Finch disappears again, and Violet goes looking for him. She fears that he may have hurt himself, and her dad sparks her to drive to the Blue Hole. She sees Finch’s clothes on the rocks, inferring his death. When she discovers she is right, she becomes distraught. She finds the map they used to wander with, and the last location they were supposed to visit together is marked in red. It’s the Travelers’ Prayers Chapel, where she finds his name in the guest book. This helps the healing process and making Violet realize that Finch's suicide was not her fault.

The last scene is with Violet swimming by herself in the Blue Hole, where she had been swimming with Finch, bringing her peace. She learns the importance of the small, bright things in life, that even the smallest moments can mean something.


Cast

  • Elle Fanning as Violet Markey
  • Justice Smith as Theodore Finch
  • Alexandra Shipp as Kate Finch
  • Kelli O'Hara as Sheryl Markey
  • Lamar Johnson as Charlie
  • Virginia Gardner as Amanda
  • Felix Mallard as Roamer
  • Sofia Hasmik as Brenda
  • Keegan-Michael Key as Richard
  • Luke Wilson as James Markey

Production

In July 2015, it was announced that Elle Fanning would star in All the Bright Places, with author Jennifer Niven writing the adapted screenplay. In July 2015, it was announced that Miguel Arteta would be directing the film. In July 2018, Justice Smith joined the cast of the film, with Brett Haley replacing Arteta as director, and Liz Hannah co-writing the script with Niven. Echo Lake Entertainment and FilmNation Entertainment produced the film, with Fanning, Paula Mazur, Mitchell Kaplan, Doug Mankoff, Andrew Spaulding and Brittany Kahn serving as producers, while Hannah served as an executive producer.

In October 2018, Alexandra Shipp, Keegan-Michael Key, Luke Wilson, Kelli O'Hara, Virginia Gardner, Felix Mallard, Lamar Johnson and Sofia Hasmik joined the cast of the film, with Netflix distributing. Principal photography began on October 4, 2018, in Elyria, Ohio.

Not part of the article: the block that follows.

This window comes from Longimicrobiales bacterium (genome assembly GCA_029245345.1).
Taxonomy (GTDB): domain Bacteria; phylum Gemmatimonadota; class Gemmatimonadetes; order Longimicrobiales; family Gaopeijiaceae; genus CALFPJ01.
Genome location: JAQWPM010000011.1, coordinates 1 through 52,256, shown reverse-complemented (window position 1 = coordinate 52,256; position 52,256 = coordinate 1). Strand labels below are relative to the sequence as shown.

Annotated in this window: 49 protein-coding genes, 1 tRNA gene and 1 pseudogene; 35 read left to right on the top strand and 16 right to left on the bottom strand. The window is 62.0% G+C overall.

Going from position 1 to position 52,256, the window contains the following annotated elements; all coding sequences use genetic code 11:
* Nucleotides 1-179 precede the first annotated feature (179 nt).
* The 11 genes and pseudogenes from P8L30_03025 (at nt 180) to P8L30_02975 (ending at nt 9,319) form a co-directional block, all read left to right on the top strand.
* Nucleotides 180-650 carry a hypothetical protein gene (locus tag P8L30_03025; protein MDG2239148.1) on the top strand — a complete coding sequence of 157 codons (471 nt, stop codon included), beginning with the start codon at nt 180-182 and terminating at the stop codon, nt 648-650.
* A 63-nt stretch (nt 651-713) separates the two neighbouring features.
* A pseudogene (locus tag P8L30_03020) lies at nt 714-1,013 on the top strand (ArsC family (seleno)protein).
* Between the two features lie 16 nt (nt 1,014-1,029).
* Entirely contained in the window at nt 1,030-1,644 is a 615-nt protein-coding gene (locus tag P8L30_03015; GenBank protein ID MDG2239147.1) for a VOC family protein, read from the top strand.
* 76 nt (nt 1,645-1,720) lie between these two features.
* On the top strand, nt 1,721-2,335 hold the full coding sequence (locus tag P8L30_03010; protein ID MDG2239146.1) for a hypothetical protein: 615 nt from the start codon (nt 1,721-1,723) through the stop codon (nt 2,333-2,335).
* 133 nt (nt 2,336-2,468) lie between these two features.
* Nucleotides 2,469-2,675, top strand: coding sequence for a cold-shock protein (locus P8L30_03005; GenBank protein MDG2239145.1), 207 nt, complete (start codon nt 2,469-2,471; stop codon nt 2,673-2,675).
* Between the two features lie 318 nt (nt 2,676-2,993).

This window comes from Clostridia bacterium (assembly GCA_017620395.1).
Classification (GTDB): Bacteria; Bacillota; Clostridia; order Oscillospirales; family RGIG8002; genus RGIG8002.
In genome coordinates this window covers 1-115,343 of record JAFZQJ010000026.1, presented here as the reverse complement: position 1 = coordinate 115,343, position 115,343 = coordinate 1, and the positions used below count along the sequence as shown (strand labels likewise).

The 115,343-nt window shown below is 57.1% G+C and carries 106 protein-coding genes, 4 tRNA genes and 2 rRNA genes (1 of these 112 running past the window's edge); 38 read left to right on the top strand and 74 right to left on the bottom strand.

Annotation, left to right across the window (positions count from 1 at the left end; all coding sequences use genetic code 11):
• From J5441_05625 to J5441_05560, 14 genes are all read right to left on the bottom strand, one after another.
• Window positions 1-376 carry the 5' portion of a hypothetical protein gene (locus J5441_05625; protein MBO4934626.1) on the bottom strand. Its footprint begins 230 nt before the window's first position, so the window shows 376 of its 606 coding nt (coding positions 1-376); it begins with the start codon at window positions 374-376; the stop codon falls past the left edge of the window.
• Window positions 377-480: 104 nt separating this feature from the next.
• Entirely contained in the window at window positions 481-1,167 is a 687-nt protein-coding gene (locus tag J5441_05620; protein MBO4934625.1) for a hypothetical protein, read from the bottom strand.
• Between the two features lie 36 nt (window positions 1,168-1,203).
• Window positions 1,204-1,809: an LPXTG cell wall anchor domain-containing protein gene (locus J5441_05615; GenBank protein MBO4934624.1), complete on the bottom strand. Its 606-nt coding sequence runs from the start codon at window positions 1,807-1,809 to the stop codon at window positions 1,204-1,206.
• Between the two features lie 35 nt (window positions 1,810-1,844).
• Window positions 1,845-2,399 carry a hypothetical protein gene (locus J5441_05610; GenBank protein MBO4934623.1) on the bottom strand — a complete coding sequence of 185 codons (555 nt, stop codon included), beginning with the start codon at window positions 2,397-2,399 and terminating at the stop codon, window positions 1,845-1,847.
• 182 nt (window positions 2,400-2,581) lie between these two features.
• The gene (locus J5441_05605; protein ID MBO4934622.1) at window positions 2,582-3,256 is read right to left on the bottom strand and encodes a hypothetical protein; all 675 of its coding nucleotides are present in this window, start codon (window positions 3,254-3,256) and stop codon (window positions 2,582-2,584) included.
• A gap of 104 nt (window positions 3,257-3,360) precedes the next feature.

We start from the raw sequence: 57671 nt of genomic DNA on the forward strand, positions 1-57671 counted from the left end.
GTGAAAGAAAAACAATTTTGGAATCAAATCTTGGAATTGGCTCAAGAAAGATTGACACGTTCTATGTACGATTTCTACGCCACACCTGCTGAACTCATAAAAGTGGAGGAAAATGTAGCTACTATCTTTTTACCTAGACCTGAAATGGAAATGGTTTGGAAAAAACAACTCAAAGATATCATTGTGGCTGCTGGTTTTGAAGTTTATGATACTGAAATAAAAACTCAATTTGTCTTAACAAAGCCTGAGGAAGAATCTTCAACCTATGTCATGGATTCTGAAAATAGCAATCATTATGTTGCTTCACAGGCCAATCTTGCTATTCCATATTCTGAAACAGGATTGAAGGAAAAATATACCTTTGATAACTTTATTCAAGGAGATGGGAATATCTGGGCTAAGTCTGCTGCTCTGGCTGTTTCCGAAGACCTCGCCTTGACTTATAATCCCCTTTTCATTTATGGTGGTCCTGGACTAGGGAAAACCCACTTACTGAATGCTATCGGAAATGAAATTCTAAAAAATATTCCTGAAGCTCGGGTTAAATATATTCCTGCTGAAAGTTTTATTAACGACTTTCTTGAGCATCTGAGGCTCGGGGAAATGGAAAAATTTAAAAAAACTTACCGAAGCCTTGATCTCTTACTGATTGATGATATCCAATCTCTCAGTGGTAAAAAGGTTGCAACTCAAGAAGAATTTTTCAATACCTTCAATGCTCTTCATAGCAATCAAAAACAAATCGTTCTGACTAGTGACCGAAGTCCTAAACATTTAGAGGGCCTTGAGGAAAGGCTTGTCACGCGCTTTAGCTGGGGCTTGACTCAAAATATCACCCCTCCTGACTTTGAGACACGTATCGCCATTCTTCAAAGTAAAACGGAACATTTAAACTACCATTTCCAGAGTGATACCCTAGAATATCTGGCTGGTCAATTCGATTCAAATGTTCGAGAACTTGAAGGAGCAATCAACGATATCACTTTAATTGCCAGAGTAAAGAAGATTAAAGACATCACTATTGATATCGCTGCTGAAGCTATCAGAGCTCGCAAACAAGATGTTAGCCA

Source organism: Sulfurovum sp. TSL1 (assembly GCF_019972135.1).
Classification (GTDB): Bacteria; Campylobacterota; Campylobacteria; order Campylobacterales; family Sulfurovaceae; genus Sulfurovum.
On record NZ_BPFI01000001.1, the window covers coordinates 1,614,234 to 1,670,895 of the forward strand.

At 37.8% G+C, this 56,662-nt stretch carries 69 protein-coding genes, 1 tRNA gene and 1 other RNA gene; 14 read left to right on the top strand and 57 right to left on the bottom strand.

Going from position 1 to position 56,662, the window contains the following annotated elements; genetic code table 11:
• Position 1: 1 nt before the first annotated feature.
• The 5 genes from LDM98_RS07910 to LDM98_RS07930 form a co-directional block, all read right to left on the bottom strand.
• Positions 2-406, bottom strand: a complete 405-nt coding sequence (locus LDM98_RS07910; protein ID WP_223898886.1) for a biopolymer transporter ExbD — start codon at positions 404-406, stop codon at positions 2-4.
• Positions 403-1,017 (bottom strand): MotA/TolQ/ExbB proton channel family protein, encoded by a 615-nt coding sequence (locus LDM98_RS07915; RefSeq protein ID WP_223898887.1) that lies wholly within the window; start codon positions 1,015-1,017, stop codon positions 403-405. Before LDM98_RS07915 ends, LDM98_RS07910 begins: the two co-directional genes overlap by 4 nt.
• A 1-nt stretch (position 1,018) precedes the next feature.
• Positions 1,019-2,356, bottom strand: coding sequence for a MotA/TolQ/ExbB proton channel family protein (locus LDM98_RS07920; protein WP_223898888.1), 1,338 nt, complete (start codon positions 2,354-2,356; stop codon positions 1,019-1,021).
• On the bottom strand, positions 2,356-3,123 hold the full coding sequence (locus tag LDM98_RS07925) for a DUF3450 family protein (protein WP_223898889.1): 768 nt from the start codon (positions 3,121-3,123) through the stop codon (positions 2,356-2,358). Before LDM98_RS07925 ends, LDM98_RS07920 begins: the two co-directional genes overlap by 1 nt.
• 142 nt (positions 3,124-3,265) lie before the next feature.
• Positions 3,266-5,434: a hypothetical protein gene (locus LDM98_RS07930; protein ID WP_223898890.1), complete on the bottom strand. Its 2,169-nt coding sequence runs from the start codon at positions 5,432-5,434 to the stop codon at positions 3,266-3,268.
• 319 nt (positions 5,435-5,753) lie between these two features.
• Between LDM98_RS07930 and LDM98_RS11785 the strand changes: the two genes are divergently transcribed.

Release

The film was released on February 28, 2020.


Critical reception

As of June 2020, All The Bright Places holds a 66% approval rating on review aggregator website Rotten Tomatoes, based on 38 reviews, with a weighted average of 6.33/10. The website's critics consensus reads: "Though it at times buckles under the emotional weight of its source material, All The Bright Place succeeds on the strength of Elle Fanning and Justice Smith's charming and tender performances." On Metacritic, the film holds a rating of 61 out of 100, based on 9 critics, indicating "generally favorable reviews".

Kimber Myers of the Los Angeles Times gave the film a positive review writing: "Though it's not without humor, "All the Bright Places" takes teens' emotions seriously and will move romantics of any age - in possibly unexpected ways." Courtney Howard of Variety gave the film a positive review writing: "Its pure beating heart and humanistic undertones make it somewhat of a standout." Candice Frederick of The New York Times also gave the film a positive review writing: "Smith and Fanning bring thoughtful performances to this delicate tale." Benjamin Lee of The Guardian gave the film 2 out of 5 stars writing: "There's messaging inserted near the start of the end credits for those who might be affected by the themes raised. But it doesn't negate what comes before it: a film that lingers briefly in the deep end but remains disappointingly shallow."